One of the most important aspects of critical thinking is asking questions to clarify an argument, so as to uncover its underlying assumptions. This is the foundation of the Socratic method. “What is justice?” in Plato’s The Republic comes to mind as one of the most important examples of how continual questioning increases understanding.
Although asking questions is foundational to the university, it is increasingly fraught in today’s woke environment. Wokeism, or what has been referred to academically as “reified postmodernism,” is an anti-Enlightenment position that rejects objectivity and the search for universal truth. It argues that the subjective identities of oppressed groups must be “made real” so that they can empower themselves and fight for social justice. This means that a question is unwelcome if it challenges an oppressed group’s perception of itself. For example, if a trans activist born with XY chromosomes believes that he is a woman, or if an indigenous person claims to be a “survivor” of genocide because his ancestors were educated by colonizers, then these positions must not be questioned.
I found this out at Mount Royal University (MRU) when I was terminated as a tenured professor in 2021. My position became particularly tenuous after I asked questions about the university’s Indigenous Strategic Plan, whose dictate that indigenous “ways of knowing” be “respected” and “valued” was imposed upon professors in 2016. Because “indigenization” and “decolonization” were now the official MRU position, a number of faculty members and students became increasingly angry about my “relentless” questions that they labeled “anti-indigenous.” Finally, in December 2021, a question that I asked about “indigenous science” was one of the reasons for my firing.
This particular episode began in September 2019, when I attended a talk by Dr. Gregory Cajete, a professor of Native American studies and education at the University of New Mexico. In this talk, Cajete was discussing indigenous “star knowledge” and its importance for educational institutions. In the presentation, it was not clear whether Cajete was referring to how examining indigenous “star knowledge” would help us to understand an indigenous group’s cosmology, or if he was arguing that this would enhance the astronomy curriculum. A transcription from a recording of the event provides my unedited question:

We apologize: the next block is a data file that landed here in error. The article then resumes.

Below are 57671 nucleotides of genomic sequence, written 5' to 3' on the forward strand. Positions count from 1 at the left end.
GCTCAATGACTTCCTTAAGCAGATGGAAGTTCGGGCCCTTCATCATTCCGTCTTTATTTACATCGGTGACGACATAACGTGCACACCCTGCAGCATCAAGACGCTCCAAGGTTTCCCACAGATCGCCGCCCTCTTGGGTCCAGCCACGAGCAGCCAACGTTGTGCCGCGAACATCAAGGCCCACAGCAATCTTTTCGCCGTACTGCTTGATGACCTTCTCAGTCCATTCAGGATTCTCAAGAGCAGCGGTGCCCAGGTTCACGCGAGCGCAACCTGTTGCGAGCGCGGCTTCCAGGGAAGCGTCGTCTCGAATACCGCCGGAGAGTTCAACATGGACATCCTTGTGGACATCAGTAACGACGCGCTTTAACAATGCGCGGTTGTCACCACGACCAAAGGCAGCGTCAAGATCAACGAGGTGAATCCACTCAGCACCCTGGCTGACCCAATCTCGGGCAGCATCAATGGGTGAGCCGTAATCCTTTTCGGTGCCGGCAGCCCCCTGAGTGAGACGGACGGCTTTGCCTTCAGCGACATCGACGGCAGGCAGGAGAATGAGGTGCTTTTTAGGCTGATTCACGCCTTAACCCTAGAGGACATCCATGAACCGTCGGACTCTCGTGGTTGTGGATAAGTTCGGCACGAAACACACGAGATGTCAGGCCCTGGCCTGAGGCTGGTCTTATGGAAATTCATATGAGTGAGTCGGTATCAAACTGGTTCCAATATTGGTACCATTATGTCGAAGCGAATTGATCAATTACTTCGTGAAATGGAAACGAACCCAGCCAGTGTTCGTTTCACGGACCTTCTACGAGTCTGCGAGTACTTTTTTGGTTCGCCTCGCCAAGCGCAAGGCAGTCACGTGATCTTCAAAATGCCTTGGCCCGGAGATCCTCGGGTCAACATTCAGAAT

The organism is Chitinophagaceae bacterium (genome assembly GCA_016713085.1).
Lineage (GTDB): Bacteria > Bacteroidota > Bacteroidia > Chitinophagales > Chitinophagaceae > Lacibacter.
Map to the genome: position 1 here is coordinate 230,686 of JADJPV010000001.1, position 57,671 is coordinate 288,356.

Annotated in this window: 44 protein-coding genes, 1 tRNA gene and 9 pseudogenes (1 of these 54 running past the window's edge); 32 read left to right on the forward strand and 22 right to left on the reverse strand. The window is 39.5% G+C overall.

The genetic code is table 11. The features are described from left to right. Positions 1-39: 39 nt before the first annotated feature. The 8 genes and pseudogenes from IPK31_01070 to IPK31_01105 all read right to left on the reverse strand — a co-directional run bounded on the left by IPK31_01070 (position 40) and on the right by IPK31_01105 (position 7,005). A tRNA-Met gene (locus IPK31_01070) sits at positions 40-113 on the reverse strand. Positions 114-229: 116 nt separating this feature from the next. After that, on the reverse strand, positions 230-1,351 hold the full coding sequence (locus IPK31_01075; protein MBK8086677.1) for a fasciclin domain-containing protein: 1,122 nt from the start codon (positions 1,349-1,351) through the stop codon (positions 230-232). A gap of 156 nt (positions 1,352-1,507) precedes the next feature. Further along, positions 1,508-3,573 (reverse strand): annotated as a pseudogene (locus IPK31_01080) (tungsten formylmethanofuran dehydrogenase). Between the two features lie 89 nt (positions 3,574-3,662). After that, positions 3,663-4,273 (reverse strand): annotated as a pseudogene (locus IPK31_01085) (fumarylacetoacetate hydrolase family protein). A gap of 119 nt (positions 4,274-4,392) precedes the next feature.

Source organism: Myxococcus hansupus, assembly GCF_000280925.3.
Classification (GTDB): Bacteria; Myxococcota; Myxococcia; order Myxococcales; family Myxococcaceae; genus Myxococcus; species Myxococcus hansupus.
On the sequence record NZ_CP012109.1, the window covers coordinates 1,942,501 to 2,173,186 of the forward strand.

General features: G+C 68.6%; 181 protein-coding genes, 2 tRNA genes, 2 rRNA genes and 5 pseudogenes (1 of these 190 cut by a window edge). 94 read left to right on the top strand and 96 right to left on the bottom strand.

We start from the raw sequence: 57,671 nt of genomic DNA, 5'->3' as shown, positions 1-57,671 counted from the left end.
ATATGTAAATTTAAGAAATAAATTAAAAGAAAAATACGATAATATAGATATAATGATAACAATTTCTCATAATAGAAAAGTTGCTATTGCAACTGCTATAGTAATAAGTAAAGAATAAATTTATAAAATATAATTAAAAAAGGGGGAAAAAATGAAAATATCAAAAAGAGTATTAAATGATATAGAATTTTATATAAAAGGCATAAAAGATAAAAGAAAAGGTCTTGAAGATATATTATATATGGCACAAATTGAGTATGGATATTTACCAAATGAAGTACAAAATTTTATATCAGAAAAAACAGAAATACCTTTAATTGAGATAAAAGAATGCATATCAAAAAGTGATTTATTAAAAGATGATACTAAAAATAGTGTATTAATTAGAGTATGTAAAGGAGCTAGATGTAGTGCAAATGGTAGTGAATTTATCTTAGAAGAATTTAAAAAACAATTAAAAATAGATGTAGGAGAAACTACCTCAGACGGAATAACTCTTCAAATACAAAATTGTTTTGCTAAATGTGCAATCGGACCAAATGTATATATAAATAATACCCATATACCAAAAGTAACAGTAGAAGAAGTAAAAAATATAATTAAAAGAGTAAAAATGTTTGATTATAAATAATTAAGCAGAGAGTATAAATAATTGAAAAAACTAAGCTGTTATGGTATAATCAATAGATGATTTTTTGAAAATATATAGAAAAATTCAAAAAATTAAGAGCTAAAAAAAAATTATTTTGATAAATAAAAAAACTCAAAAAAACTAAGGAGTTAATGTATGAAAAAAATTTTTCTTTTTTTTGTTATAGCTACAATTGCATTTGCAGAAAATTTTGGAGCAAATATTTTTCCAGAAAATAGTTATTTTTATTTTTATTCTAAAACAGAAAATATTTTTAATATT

Thank you very much for your talk. My name’s Frances. We are, at Mount Royal University, currently trying to indigenize the science curriculum. I am just wondering about your thoughts on how this material with respect to astronomy could be incorporated into, for example, astronomy classes or other science classes. I am not quite sure whether this presentation is looking at how indigenous people understood the stars and so on historically, or whether you think that this can actually contribute to existing science courses, especially things like astronomy courses. Because you are a science teacher yourself, you are probably aware that the discovery of the telescope, especially beginning in the times of Galileo, and the astronomy that occurred there, astronomy has advanced tremendously in the last couple of hundred years, and if you didn’t have a telescope, if these cultures didn’t have a telescope, I am not sure how these stories would be able to contribute to the courses in the actual sciences at Mount Royal. Thank you.